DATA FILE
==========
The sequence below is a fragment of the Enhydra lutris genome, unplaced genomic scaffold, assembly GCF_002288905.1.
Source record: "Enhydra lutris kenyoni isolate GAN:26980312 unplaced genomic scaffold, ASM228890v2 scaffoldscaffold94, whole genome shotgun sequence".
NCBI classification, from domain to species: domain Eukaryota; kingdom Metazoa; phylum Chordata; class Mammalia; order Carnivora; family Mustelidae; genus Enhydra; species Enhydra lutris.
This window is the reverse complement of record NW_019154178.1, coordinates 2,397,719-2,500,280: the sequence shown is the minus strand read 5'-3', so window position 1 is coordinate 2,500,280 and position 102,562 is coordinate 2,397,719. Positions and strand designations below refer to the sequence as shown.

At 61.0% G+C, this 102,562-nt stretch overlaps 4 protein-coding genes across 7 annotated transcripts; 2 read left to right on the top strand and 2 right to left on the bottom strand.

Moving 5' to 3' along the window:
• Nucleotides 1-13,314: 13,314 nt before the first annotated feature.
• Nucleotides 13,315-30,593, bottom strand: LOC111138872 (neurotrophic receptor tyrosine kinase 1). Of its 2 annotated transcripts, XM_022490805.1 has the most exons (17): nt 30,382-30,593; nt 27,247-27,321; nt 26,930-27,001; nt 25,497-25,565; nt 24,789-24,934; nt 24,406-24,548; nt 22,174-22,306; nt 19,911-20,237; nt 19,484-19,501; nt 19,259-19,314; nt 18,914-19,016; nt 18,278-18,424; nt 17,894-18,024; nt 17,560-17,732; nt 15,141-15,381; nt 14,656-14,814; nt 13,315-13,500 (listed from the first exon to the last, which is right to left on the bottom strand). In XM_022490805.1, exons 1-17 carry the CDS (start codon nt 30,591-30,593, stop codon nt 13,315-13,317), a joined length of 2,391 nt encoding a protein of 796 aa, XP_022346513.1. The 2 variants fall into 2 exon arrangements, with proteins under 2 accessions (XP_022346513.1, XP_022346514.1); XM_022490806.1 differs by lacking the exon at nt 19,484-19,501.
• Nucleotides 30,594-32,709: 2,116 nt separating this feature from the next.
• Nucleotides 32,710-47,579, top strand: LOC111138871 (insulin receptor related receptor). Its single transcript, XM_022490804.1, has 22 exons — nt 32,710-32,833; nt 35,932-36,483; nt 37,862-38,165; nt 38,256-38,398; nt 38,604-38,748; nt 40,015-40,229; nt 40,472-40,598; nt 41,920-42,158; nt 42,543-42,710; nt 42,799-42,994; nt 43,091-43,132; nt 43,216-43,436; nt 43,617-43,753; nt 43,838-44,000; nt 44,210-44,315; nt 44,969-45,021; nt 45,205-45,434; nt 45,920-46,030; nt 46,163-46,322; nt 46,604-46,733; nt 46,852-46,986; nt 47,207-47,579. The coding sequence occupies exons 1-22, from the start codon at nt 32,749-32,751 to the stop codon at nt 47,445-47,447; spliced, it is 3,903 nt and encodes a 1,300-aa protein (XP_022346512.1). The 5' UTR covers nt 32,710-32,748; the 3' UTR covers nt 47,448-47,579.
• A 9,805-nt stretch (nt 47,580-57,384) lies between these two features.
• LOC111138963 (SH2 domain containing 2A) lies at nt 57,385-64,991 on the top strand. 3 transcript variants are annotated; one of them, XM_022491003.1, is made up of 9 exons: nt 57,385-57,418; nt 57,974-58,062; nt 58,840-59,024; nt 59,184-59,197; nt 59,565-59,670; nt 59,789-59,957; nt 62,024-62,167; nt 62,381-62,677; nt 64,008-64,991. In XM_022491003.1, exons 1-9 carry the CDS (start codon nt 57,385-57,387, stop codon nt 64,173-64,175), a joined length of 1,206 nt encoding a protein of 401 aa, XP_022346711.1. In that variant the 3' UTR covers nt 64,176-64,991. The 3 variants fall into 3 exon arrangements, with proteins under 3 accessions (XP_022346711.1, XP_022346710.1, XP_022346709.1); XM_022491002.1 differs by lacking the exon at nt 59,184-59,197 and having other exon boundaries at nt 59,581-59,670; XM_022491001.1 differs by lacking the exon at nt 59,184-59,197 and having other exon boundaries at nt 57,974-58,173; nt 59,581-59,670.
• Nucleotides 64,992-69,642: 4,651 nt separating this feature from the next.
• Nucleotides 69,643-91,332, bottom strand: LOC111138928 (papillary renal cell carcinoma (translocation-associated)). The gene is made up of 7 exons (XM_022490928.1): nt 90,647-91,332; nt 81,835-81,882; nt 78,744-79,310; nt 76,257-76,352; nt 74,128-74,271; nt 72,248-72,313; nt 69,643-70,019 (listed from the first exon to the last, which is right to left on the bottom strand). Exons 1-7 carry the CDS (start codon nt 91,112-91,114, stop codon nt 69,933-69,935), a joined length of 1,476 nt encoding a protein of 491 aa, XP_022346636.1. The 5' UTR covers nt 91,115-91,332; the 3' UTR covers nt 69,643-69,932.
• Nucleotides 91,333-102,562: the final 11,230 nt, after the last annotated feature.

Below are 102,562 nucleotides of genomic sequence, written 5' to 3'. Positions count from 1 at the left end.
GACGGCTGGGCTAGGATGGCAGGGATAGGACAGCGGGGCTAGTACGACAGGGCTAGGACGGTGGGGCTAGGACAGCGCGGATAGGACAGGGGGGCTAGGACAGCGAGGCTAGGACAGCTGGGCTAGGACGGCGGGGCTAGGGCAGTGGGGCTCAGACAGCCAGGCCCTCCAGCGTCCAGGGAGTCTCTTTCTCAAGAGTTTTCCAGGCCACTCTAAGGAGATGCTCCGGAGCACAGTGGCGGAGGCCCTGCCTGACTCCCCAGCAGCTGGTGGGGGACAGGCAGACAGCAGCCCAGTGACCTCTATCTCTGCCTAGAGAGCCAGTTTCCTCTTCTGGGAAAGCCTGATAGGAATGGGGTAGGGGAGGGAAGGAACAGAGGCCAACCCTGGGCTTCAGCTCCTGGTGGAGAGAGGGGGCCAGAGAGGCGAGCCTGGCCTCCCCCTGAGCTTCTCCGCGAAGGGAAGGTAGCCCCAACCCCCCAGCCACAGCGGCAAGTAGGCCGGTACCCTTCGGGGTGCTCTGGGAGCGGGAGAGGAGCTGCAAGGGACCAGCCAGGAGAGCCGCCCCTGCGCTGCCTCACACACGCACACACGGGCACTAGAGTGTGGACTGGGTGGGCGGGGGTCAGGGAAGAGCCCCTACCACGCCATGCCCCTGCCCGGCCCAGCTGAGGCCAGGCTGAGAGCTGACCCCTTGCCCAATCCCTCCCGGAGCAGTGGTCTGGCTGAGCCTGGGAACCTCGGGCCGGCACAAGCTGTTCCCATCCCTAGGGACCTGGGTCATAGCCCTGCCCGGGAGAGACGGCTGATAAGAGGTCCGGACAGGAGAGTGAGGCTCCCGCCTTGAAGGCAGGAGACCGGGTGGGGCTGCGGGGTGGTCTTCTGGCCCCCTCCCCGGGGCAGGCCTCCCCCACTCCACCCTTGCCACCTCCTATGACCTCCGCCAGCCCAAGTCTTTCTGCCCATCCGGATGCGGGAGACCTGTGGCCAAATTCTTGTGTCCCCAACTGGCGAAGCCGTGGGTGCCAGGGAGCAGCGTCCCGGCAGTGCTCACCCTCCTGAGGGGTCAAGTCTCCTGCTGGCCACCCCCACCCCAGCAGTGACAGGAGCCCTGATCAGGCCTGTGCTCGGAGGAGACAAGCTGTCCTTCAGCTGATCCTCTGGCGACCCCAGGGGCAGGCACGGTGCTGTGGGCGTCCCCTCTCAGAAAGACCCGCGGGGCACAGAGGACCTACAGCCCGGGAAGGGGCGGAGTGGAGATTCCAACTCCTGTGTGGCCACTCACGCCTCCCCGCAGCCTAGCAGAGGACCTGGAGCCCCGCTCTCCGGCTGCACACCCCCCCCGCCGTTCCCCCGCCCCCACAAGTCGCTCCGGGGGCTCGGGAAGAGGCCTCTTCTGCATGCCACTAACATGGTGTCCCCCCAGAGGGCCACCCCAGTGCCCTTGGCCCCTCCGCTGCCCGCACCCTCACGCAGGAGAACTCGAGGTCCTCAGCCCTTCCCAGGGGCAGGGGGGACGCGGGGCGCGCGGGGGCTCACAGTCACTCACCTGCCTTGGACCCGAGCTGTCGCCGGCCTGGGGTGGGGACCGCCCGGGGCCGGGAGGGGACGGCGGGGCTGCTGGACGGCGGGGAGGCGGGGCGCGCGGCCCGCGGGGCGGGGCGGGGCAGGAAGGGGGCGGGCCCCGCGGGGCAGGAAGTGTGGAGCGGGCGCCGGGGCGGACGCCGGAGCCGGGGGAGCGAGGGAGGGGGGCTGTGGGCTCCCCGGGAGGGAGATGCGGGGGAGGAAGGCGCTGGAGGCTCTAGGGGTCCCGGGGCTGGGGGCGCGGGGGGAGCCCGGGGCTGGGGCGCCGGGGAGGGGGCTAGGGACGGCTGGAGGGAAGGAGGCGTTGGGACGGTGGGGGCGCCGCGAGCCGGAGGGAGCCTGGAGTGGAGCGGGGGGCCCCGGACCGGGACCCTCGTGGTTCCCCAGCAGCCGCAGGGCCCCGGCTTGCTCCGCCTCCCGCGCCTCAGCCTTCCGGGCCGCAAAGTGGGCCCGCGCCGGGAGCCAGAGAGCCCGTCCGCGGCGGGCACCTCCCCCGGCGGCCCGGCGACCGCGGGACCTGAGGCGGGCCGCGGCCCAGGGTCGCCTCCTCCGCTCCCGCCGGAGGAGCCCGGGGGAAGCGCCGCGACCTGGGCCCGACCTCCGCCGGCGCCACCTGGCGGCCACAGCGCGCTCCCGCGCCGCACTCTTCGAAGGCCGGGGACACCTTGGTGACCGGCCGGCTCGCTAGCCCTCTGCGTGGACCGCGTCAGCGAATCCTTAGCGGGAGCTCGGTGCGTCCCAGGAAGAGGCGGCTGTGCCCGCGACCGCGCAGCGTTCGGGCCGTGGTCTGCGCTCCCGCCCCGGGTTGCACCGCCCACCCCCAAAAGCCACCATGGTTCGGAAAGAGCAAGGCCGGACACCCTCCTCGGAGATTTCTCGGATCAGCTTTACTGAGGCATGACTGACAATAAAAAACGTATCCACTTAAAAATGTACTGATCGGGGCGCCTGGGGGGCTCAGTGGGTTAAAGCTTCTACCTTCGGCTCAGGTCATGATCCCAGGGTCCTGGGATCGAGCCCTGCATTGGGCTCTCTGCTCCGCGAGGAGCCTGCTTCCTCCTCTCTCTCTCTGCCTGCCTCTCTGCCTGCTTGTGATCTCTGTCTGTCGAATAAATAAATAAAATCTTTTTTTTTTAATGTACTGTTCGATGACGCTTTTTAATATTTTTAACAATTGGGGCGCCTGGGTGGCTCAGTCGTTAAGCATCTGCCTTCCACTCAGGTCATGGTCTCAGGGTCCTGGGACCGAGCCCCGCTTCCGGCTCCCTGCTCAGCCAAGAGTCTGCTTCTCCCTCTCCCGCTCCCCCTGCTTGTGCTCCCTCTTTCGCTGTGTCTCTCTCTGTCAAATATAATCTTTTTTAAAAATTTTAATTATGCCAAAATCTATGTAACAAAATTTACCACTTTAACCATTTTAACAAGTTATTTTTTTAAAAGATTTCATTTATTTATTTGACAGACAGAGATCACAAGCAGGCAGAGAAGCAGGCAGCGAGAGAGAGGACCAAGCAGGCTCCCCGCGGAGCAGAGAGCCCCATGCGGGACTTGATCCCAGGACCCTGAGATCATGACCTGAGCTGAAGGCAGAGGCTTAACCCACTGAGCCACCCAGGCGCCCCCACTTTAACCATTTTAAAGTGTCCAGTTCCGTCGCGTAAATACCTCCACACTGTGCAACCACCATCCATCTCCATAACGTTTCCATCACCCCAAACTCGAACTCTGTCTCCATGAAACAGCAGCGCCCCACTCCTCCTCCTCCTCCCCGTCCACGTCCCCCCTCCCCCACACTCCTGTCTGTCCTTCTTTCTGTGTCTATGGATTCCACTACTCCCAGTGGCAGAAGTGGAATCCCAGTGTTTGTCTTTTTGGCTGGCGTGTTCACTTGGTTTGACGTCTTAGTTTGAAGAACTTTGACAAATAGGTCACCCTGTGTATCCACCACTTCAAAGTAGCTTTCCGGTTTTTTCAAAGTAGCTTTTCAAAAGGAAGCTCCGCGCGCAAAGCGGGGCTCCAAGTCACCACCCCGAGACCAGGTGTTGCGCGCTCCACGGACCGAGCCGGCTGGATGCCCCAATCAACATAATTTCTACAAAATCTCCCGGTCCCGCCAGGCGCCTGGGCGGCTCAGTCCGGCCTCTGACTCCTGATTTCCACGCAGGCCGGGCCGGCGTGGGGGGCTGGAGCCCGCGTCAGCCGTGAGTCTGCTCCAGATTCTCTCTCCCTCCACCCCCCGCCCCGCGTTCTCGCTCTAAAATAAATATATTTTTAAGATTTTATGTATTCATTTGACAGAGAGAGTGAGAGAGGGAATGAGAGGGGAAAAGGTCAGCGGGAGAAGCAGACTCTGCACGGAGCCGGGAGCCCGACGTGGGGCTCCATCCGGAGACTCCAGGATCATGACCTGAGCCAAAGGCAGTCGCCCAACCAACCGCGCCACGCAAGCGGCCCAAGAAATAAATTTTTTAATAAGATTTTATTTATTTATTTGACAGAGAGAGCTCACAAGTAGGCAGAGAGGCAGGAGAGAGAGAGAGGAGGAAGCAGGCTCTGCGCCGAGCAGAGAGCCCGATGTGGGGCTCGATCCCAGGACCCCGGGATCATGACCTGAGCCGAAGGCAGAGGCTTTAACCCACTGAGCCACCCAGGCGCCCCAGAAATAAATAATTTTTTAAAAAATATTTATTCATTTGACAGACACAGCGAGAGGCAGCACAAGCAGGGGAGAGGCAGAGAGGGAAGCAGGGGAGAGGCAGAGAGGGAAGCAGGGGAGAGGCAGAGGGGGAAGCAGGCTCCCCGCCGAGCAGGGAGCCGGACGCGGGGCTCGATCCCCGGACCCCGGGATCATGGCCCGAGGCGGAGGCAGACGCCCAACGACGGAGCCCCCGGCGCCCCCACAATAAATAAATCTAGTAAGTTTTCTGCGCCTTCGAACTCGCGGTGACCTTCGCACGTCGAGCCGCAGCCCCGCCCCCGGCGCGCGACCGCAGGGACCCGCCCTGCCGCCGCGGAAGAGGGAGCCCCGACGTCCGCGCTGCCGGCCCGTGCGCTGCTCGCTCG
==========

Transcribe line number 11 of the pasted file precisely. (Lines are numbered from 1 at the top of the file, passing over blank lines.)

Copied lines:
• A 9,805-nt stretch (nt 47,580-57,384) lies between these two features.